F1Weekly podcast # 780



The 50th anniversary of Mario Andretti’s historic Indianapolis 500 victory in 1969 will be honored on the Bronze Badge for this Month of May at the Indianapolis Motor Speedway.

A Bronze Badge is a treasured keepsake that provides fans with insider access and one of the best values in sports. It provides gate admission and Gasoline Alley access every day IMS is open during May except for Race Days for the INDYCAR Grand Prix and the 103rd Indianapolis 500.

ORG XMIT: NY155,NY155 Race car driver Mario Andretti waves from the winner’s circle after winning the Indianapolis 500 in this May 1969, photo at the Indianapolis Motorspeedway. Andretti and A.J. Foyt, who challenged each other from the dirt tracks of the ’50s to the racing palaces of the ’90s, share the honor of best driver of the century as voted by a six-member panel of experts assembled by The Associated Press. (AP Photo) [Via MerlinFTP Drop]
“It is one of the ultimate honors in Indianapolis to be on a Bronze Badge,” Andretti said. “I am truly blessed to have such a wonderful family at the Speedway, sending accolades in such a magnificent way.

“Since I am almost at a loss for words when I look at the Bronze Badge, I can only express my appreciation with a sincere and profound thank you. I’m going to embrace the honor, and I’m ever so grateful for the recognition.”

Fans with Bronze Badges get behind the scenes in the garage area, where they can interact with drivers, see NTT IndyCar Series cars up close and much more. They also provide even more value for fans who visit the track many days during May.

Bronze Badges can be purchased at ims.com/bronzebadge for $135 each through March 31. The price increases to $150 on April 1, so order today while supplies last. Each Bronze Badge holder must be 18 or older and is required to sign a waiver.

A limited number of Silver Badges also are available for $500 each. Silver Badges add pit lane access to the same perks as the Bronze Badge. Pre-race (cold) pit passes for INDYCAR Grand Prix and Indianapolis 500 Race Day can be added to Silver Badges for an additional $1,000.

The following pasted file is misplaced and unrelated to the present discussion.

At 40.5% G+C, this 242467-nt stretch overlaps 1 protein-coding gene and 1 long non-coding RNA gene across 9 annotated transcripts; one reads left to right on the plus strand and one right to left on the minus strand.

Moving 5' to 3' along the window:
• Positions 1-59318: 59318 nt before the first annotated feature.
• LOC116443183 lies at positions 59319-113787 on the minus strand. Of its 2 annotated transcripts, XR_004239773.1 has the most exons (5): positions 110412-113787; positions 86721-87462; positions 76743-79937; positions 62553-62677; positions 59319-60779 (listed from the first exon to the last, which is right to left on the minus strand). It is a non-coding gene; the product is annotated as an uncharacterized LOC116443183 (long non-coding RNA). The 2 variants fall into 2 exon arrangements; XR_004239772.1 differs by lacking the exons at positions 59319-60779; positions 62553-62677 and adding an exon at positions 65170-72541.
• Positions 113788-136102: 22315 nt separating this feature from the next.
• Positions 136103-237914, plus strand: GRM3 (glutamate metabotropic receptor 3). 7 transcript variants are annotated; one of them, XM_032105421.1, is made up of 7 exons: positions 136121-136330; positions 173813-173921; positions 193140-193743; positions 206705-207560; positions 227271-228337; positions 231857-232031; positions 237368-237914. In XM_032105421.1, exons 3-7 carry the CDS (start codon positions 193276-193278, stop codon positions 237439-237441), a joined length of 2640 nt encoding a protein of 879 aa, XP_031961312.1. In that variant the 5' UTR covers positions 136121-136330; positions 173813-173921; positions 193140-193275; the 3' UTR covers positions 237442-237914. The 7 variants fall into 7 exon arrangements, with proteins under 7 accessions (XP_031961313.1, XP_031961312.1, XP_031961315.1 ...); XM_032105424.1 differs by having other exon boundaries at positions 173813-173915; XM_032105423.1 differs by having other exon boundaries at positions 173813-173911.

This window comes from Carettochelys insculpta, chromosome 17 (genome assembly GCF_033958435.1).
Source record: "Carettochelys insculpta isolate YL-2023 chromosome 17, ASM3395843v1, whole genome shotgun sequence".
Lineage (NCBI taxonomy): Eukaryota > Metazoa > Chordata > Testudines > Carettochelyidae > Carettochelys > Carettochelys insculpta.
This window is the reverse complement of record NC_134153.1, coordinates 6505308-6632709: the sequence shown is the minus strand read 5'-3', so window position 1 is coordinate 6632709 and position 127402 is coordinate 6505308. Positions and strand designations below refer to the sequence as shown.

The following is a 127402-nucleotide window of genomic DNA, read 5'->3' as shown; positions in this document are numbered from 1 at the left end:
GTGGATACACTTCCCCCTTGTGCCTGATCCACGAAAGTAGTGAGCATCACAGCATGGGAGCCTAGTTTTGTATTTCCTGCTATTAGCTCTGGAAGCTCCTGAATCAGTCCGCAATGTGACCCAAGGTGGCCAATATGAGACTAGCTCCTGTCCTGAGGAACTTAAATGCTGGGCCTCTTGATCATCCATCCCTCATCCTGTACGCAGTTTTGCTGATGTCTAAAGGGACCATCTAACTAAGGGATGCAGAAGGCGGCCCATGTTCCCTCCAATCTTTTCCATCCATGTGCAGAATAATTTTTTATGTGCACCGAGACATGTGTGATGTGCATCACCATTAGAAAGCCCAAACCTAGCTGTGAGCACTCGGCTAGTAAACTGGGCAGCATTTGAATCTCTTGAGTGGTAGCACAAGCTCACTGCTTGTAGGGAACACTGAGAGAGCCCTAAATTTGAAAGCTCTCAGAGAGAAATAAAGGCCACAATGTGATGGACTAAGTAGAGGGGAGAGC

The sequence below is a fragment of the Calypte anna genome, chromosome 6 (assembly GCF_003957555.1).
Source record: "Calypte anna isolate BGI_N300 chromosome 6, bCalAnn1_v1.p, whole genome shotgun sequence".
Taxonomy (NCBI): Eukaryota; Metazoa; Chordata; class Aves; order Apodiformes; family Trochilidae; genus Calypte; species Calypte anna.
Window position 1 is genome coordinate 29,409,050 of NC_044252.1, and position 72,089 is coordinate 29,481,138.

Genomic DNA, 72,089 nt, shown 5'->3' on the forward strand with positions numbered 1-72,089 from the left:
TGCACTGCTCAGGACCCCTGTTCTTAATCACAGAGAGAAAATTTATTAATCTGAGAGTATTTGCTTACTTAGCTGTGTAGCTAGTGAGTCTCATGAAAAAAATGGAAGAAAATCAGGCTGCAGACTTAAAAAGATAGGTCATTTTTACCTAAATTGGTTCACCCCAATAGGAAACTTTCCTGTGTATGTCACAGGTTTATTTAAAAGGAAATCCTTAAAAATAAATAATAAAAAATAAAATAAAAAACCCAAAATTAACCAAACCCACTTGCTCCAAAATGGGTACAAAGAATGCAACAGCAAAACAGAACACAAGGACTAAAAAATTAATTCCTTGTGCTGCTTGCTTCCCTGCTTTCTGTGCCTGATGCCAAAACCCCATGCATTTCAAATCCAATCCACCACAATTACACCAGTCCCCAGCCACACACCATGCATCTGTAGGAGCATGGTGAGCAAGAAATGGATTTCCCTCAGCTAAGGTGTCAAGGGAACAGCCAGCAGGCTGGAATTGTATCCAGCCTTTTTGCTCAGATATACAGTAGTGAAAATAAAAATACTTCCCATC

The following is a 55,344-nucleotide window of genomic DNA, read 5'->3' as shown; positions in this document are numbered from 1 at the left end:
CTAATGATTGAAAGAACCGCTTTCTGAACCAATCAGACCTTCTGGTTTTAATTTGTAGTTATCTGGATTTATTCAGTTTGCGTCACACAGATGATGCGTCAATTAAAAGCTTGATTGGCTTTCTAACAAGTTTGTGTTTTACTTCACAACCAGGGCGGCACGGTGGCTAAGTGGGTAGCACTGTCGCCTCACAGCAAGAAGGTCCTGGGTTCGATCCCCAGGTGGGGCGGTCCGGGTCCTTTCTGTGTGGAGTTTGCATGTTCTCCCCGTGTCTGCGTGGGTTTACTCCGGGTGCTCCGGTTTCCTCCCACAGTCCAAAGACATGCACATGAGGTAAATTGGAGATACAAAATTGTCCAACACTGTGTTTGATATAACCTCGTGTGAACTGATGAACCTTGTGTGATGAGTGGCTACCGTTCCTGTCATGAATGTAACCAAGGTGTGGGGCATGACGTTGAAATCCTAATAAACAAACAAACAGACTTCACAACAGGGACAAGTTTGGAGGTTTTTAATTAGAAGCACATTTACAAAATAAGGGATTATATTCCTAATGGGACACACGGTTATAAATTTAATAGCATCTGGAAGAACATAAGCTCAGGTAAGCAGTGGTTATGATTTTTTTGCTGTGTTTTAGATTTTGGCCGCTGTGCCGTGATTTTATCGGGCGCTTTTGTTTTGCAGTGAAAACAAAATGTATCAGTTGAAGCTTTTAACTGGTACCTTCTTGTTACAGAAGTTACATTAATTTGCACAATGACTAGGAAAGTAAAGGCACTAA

For more information on Bronze Badges and Silver Badges, call the IMS Credential Office at 317-492-6500.

Cardboard or laminate badges were used from the inaugural Indianapolis 500 in 1911 through 1937, assigned only to event participants. Beginning in 1938, more durable metal badges were used before IMS Bronze Badges made their debut in 1947 and were initially sold to the general public in the early 1990s, immediately becoming a coveted motorsports collectible.

Play Podcast: 01-30-19f1weekly780.mp3



The Cadillac DPi-V.R teams have won the last three 24 Hours of Daytona races in a row as Fernando Alonso took the black and blue Konica Minolta Wayne Taylor Racing car across the finish line for the final time some two hours before the race actually ended. With safety top of mind, the stewards finally threw the red flag for the second time and let that stoppage continue on to the end of the race.

The #10 Cadillac of Alonso, Jordan Taylor, Renger van der Zande, and Kamui Kobayashi may have been in the lucky position of number one as the red flag fell, but it was a true credit to all four of them that the car had managed to stay in the hunt for the 20-ish hours of actual racing that occurred. The mega battles that, in particular Alonso had against Acura’s Helio Castroneves, and Kobayashi had with seemingly everyone.

The competition in the DPi category was stiff, but Cadillac had the measure of the field again. The Mazdas, though fast, were too fragile to make it to the finish. The lone Nissan simply couldn’t keep it on the island. The two Acuras were in the fight all race long, but couldn’t quite match the Caddys on fuel economy.

This is Jordan Taylor’s second victory in his father’s team, having previously won in 2017. Van der Zande, Kobayashi, and Alonso netted their collective first Daytona 24 victory. Alonso has now won the Monaco Grand Prix, the 24 Hours of Le Mans, and the 24 Hours of Daytona. He’s heading to Indianapolis this May for another run at the Indy 500.